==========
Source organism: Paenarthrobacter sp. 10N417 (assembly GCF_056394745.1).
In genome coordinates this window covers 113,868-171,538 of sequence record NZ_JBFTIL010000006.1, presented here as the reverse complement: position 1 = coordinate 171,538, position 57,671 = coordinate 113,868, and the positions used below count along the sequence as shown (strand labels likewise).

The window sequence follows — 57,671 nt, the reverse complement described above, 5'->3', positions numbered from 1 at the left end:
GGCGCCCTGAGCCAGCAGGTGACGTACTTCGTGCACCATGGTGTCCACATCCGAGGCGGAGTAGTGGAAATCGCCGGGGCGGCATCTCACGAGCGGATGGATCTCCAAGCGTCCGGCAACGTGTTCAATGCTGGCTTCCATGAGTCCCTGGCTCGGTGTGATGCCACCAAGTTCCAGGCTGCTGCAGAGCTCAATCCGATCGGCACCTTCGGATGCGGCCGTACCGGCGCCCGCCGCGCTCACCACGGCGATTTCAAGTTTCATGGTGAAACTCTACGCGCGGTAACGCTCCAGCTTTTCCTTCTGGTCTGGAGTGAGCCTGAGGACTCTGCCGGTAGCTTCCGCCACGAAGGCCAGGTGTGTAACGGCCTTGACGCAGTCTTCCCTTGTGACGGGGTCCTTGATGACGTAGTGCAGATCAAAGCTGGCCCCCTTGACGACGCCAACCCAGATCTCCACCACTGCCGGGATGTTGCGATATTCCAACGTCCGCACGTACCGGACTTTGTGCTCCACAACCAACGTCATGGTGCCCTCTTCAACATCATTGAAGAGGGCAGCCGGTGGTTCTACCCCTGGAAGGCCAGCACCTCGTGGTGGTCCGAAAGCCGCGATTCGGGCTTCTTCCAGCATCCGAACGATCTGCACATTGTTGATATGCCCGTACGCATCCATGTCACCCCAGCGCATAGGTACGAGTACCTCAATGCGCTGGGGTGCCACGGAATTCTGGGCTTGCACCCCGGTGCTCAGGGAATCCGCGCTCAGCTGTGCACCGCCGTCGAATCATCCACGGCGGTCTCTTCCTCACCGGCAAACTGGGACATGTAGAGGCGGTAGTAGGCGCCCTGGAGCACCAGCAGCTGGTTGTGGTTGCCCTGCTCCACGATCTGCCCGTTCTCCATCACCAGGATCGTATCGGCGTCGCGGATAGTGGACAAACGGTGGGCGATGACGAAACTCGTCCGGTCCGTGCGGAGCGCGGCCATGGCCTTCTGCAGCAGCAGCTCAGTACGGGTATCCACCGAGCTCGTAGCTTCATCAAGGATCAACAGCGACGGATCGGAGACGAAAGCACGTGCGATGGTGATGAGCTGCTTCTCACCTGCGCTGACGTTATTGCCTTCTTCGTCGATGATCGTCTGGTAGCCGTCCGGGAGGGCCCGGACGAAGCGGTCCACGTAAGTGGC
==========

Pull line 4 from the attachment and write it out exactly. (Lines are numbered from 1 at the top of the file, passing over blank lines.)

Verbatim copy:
GGCGCCCTGAGCCAGCAGGTGACGTACTTCGTGCACCATGGTGTCCACATCCGAGGCGGAGTAGTGGAAATCGCCGGGGCGGCATCTCACGAGCGGATGGATCTCCAAGCGTCCGGCAACGTGTTCAATGCTGGCTTCCATGAGTCCCTGGCTCGGTGTGATGCCACCAAGTTCCAGGCTGCTGCAGAGCTCAATCCGATCGGCACCTTCGGATGCGGCCGTACCGGCGCCCGCCGCGCTCACCACGGCGATTTCAAGTTTCATGGTGAAACTCTACGCGCGGTAACGCTCCAGCTTTTCCTTCTGGTCTGGAGTGAGCCTGAGGACTCTGCCGGTAGCTTCCGCCACGAAGGCCAGGTGTGTAACGGCCTTGACGCAGTCTTCCCTTGTGACGGGGTCCTTGATGACGTAGTGCAGATCAAAGCTGGCCCCCTTGACGACGCCAACCCAGATCTCCACCACTGCCGGGATGTTGCGATATTCCAACGTCCGCACGTACCGGACTTTGTGCTCCACAACCAACGTCATGGTGCCCTCTTCAACATCATTGAAGAGGGCAGCCGGTGGTTCTACCCCTGGAAGGCCAGCACCTCGTGGTGGTCCGAAAGCCGCGATTCGGGCTTCTTCCAGCATCCGAACGATCTGCACATTGTTGATATGCCCGTACGCATCCATGTCACCCCAGCGCATAGGTACGAGTACCTCAATGCGCTGGGGTGCCACGGAATTCTGGGCTTGCACCCCGGTGCTCAGGGAATCCGCGCTCAGCTGTGCACCGCCGTCGAATCATCCACGGCGGTCTCTTCCTCACCGGCAAACTGGGACATGTAGAGGCGGTAGTAGGCGCCCTGGAGCACCAGCAGCTGGTTGTGGTTGCCCTGCTCCACGATCTGCCCGTTCTCCATCACCAGGATCGTATCGGCGTCGCGGATAGTGGACAAACGGTGGGCGATGACGAAACTCGTCCGGTCCGTGCGGAGCGCGGCCATGGCCTTCTGCAGCAGCAGCTCAGTACGGGTATCCACCGAGCTCGTAGCTTCATCAAGGATCAACAGCGACGGATCGGAGACGAAAGCACGTGCGATGGTGATGAGCTGCTTCTCACCTGCGCTGACGTTATTGCCTTCTTCGTCGATGATCGTCTGGTAGCCGTCCGGGAGGGCCCGGACGAAGCGGTCCACGTAAGTGGC